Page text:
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Japanese physical therapist volunteers wisdom in Cần Thơ

Update: June, 08/2017 - 09:00
Imparting wisdom: Wakamiya Akiko (black shirt), a volunteer physical therapist from Japan, explains therapeutic techniques to Vietnamese and Japanese colleagues. - Photo provided by Wakamiya Akiko
Viet Nam News

Gia Lộc

CẦN THƠ – Within a month of treatment, the pain that Nguyễn Tuyết Hạnh had tolerated after a bad fall began to diminish greatly, thanks to treatment from a volunteer physical therapist from Japan. 

With skillful and gentle movements, Wakamiya Akiko, 29, of Japan had helped improve the strength and mobility of the 61-year-old’s injured shoulder.

Hạnh, who is from the Mekong Delta city of Cần Thơ, said that she had decided to visit Cần Thơ General Hospital after the pain began to get worse two months after the fall.

A doctor at the hospital prescribed medicine and asked her to see a physical therapist daily until the pain disappeared.  

Akiko, who has been working at the hospital’s physical therapy and rehabilitation department since May last year, conducted an initial evaluation of Hạnh, asking about the nature of her pain. She then chose an appropriate therapeutic modality.

Akiko is working with the Japan International Cooperation Agency’s programme called Japan Overseas Cooperation Volunteers (JOCV), which has provided technical assistance in developing countries since 1965.

Whenever Akiko meets Hạnh, she is friendly, and during therapy, she always checks to see if Hạnh is in pain.

“She was really enthusiastic treating my shoulder injury. She also told me about physical exercises that I can do at home,” Hạnh said.

Hà Thị Minh Châu, a physical therapist at the department, said: “Akiko has a lot of experience in evaluating patients’ pains and injuries and choosing the right therapeutic modality.”

Patients with a spinal cord injury, for example, are advised to pick up objects on a table to improve the strength of their arms and hands after they begin to walk, Châu said.

Although these exercises had been taught at university, Châu said the therapists “had not paid attention” to them until Akiko began working there.

“We started to change our mindset and pay more attention to such exercises,” she added.

Based on Akiko’s experience, Châu has learned that patients should try to become independent and do exercises so they can better integrate into society.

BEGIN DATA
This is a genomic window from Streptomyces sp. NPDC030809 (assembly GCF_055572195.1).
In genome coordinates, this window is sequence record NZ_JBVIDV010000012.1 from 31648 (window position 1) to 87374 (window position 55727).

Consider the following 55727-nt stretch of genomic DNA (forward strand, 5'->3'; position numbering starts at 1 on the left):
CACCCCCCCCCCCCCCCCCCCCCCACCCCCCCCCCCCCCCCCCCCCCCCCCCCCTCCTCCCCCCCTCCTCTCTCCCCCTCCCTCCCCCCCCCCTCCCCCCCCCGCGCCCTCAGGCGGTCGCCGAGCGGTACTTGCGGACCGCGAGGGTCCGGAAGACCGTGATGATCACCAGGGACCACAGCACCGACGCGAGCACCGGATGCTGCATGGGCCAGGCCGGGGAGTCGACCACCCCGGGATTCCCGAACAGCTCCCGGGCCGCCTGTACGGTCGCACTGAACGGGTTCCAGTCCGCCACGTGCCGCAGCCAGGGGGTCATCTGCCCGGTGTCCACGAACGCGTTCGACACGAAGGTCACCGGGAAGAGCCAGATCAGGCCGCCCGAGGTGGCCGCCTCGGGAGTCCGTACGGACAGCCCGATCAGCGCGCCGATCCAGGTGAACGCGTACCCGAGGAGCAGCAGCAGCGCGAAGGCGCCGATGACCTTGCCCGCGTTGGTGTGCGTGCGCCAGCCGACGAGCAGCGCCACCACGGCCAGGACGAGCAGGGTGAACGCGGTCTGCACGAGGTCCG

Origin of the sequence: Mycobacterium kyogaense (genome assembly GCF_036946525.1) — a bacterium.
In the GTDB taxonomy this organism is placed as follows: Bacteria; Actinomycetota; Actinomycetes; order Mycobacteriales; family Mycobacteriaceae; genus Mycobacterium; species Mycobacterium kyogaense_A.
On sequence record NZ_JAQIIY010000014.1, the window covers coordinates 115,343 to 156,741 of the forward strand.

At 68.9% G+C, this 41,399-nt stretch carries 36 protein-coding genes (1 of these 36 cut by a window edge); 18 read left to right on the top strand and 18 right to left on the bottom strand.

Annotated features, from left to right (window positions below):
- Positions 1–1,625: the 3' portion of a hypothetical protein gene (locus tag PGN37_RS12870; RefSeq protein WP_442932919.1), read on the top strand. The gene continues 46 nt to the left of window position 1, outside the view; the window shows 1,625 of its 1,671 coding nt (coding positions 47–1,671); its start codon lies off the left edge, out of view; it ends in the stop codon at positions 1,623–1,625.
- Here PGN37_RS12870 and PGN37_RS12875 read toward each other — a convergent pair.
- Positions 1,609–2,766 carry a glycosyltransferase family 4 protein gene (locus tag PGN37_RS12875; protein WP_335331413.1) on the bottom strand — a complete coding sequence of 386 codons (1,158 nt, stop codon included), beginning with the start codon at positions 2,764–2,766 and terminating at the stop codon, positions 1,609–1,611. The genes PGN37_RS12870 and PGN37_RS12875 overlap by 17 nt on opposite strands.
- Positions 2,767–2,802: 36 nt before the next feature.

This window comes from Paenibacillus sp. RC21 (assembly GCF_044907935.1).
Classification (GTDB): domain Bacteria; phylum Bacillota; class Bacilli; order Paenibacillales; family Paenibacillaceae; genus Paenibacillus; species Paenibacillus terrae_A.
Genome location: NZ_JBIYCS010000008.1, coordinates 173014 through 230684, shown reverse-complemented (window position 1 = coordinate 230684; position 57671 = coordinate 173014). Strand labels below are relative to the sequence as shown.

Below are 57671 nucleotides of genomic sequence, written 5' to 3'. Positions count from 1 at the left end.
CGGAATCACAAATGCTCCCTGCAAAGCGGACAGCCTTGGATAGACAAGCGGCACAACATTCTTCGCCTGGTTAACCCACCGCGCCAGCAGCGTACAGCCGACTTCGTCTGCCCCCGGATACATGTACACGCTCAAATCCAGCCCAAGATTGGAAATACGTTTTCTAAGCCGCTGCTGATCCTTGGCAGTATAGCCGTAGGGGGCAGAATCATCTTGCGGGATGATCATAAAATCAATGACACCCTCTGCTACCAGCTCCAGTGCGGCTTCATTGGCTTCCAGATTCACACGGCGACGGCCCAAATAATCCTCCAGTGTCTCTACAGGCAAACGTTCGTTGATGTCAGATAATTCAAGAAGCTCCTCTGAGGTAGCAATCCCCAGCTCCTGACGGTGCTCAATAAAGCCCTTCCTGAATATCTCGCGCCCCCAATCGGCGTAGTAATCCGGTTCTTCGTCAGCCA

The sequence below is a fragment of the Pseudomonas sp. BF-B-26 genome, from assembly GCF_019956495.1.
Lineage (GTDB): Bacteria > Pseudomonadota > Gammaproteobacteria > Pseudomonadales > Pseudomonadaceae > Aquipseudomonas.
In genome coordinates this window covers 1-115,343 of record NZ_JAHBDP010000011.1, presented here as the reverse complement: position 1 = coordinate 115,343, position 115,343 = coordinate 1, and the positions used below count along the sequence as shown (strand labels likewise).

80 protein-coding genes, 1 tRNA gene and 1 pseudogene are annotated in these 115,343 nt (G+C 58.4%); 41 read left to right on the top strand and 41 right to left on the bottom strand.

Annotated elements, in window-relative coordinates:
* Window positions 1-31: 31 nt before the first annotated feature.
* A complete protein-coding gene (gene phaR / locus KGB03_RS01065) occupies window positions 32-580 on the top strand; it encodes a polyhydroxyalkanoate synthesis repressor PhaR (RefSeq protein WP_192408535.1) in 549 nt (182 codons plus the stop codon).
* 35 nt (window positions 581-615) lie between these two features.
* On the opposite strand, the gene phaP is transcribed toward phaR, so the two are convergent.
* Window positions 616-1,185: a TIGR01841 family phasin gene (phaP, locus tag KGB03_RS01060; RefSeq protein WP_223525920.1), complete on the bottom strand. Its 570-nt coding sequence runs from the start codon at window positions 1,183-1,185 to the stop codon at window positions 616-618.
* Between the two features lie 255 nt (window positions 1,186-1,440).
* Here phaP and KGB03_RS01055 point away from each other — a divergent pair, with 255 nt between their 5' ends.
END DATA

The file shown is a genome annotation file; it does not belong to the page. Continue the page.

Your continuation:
Akiko, who worked for six years at St Marianna University Hospital in Japan, said that patients who have ligament injuries should begin exercising before and after surgery.

“This was new for us” as exercise was recommended after surgery only, Châu said.

Ngô Thị Lanh, head of the team of physical therapists in the department, said: “Akiko is very studious and works with her heart.”

She is friendly with colleagues and has adapted well to working and living condition in Việt Nam, Lanh added.

Asked why she chose Việt Nam, Akiko said that she liked the country and wanted to help improve the quality of healthcare.

“I want patients to receive better care and recover more quickly,” Akiko said.

While physical therapy is important for patients who have had a stroke or surgery, it also helps prevent complications in patients who have other conditions.

“Although the climate here is hot, which is uncomfortable for me, I still like working at a Vietnamese hospital. I feel happy working here,” Akiko said.

At the hospital, Vietnamese colleagues help Akiko with working and living issues, while Lanh assists her with Vietnamese, which she studied prior to coming to work, so she can communicate more easily with patients.

JOCV provides volunteers with technical skills an opportunity to experience the joy of discovery and creation through technical cooperation, according to the organisation.

Cooperation is provided in agriculture, forestry and fishery, processing, maintenance and operation, civil engineering, public health care, education, culture and sport.

The programme’s volunteers, aged 20 to 39, spend two years involved in cooperation activities and living and working with people in the community.

Since 1995, JOCV has placed more than 500 Japanese volunteers in provinces and cities throughout the country. — VNS





Global teacher: Physical therapist Wakamiya Akiko, wearing an áo dài, the traditional Vietnamese dress, teaches greetings in Japanese to her Vietnamese colleagues. Photo provided by Wakamiya Akiko
Table of healers: Wakamiya Akiko (first right), a volunteer physical therapist from Japan, speaks with Vietnamese colleagues in the physical therapy-rehabilitation department at Cần Thơ Central General Hospital. Photo provided by Wakamiya Akiko
Happy to learn: Wakamiya Akiko (middle), wearing an áo dài, the traditional Vietnamese dress, with her Vietnamese colleagues. Photo provided by Wakamiya Akiko

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